2. Otherwise, set block range to user defined block range.
  7. Sync Public keys
    1. For every address between block range, sync ethereum public keys to table.
    2. If IPC connection, use multi-threaded implementation.
  8. Sync history of token and crowdsale contract.
    1. EOS Transfers
    2. Buys
    3. Claims
    4. Registrations
    5. Reclaimable Transfers
    6. Resuming:
      1. If resume is set, it will only sync data from where it left off
      2. Otherwise, contract tables will be truncated and it will re-sync everything from scratch.
  9. Compile list of every address that has ever had an EOS balance, for each address:
    1. Aggregate relevant txs
      1. Claims and Buys, required for Unclaimed Balance Calculation
      2. Transfers, all incoming and outgoing tx from address
      3. Reclaimable Transfers, every reclaimable has a corresponding transfer [special case]
      4. The last registration transaction to occur within defined block range
    2. Calculate
      1. Sum Wallet Balance (sum(transfers_in) - sum(transfers_out))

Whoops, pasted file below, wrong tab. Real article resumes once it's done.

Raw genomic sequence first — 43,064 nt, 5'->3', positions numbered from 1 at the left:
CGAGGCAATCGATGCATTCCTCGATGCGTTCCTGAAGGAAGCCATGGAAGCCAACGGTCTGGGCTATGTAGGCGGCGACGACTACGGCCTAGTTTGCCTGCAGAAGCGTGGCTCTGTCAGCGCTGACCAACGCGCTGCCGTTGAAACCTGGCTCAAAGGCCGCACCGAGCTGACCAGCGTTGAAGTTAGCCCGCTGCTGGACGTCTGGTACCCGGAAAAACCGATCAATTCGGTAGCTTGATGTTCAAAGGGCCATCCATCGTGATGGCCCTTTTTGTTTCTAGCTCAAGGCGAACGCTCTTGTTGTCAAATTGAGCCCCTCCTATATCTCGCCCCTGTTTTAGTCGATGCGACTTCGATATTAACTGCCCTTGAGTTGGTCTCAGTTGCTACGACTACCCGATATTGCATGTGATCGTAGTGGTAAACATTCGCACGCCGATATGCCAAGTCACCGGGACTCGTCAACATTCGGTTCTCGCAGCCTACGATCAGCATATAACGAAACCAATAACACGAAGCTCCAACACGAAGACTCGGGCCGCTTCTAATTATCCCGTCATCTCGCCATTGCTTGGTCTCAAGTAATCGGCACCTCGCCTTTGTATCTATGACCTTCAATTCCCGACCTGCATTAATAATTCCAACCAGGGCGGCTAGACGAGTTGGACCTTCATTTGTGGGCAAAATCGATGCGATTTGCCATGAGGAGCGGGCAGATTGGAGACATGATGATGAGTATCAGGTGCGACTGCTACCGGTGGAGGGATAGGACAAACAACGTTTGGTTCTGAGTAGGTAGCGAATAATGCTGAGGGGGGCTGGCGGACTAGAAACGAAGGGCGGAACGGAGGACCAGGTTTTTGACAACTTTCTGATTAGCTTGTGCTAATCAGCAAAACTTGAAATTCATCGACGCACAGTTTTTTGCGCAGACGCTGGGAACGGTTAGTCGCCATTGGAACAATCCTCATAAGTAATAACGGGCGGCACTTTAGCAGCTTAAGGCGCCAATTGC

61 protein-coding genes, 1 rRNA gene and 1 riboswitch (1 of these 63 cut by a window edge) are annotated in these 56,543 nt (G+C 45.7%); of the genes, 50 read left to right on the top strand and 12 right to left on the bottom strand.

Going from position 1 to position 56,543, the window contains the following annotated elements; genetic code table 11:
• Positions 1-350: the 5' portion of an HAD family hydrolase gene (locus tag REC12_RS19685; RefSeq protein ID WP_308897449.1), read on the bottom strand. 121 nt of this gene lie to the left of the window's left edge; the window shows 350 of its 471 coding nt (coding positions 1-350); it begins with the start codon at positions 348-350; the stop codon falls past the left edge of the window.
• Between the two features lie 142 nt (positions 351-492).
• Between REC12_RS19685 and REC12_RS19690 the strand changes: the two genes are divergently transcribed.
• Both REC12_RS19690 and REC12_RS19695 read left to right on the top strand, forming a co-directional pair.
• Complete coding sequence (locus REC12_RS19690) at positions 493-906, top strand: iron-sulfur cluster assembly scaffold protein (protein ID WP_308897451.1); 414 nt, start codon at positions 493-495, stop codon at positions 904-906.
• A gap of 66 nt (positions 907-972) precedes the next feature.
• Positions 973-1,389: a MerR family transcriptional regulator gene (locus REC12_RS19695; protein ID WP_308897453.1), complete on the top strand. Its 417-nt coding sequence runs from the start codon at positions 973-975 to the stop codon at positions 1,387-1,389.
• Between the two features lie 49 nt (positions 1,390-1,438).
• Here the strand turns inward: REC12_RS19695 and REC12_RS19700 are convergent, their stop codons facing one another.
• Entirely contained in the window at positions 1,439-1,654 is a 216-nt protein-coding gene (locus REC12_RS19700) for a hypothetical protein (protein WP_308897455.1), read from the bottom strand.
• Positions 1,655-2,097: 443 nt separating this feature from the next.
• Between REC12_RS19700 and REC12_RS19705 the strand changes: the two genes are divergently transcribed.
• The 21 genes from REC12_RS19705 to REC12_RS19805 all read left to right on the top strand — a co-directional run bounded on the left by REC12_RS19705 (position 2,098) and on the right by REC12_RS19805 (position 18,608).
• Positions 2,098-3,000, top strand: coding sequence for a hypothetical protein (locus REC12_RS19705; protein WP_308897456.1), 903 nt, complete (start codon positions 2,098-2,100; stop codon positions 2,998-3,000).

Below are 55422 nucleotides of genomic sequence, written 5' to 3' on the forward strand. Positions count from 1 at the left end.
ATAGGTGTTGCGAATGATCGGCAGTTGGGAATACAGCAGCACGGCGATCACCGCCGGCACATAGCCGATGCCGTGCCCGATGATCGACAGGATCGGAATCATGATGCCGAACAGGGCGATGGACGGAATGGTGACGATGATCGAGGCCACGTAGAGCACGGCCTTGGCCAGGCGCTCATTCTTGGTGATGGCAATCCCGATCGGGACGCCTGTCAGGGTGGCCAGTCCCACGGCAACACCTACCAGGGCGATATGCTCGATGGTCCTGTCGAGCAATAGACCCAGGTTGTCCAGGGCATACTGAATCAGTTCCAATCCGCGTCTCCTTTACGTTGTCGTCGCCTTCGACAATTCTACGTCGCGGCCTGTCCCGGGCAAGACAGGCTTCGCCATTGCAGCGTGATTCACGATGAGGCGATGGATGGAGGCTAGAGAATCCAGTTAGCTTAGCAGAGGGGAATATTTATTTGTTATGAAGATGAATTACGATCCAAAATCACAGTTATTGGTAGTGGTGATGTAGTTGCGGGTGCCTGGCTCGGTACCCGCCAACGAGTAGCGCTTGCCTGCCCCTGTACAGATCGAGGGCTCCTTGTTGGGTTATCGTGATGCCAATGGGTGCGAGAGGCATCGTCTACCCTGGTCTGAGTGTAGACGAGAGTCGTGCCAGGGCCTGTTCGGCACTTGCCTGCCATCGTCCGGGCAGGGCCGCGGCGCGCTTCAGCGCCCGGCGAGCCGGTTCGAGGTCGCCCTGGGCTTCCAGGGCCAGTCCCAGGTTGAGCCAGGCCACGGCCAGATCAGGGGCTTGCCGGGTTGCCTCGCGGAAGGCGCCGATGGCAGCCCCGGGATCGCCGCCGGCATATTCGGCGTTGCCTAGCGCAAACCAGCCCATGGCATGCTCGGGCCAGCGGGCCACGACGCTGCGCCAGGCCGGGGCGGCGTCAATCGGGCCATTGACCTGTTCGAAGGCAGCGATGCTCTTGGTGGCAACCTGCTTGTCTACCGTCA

2. Calculate Unclaimed Balance
      3. Sum Reclaimed Transfer Balances
      4. Sum Balances
      5. Convert balances from gwei
    3. Validate
      1. Check Wallet Balance
      2. Validate EOS Key, if valid set registered to true
      3. If EOS key error, save error to column register_error
      4. If all validated, set valid to true.
    4. Process
      1. Save every wallet regardless of validation or balance to wallets table
      2. Resuming:
        1. resume is set and recalculate_wallets is not set, it will only process the above data for addresses with changes since the last sync and adjust block range for wallets accordingly (in the case of buys, it will aggregate based on period not on block range, because future buys are possible)
      3. resume is not set or recalculate_wallets is set, it will truncate wallets table and process all addresses.
  10. Registration Fallback
    1. Query invalid addresses, above minimum snapshot threshold and without register error “exclude” (EOSToken/Crowdsale contracts)
    2. Attempt to locate public key for each addrses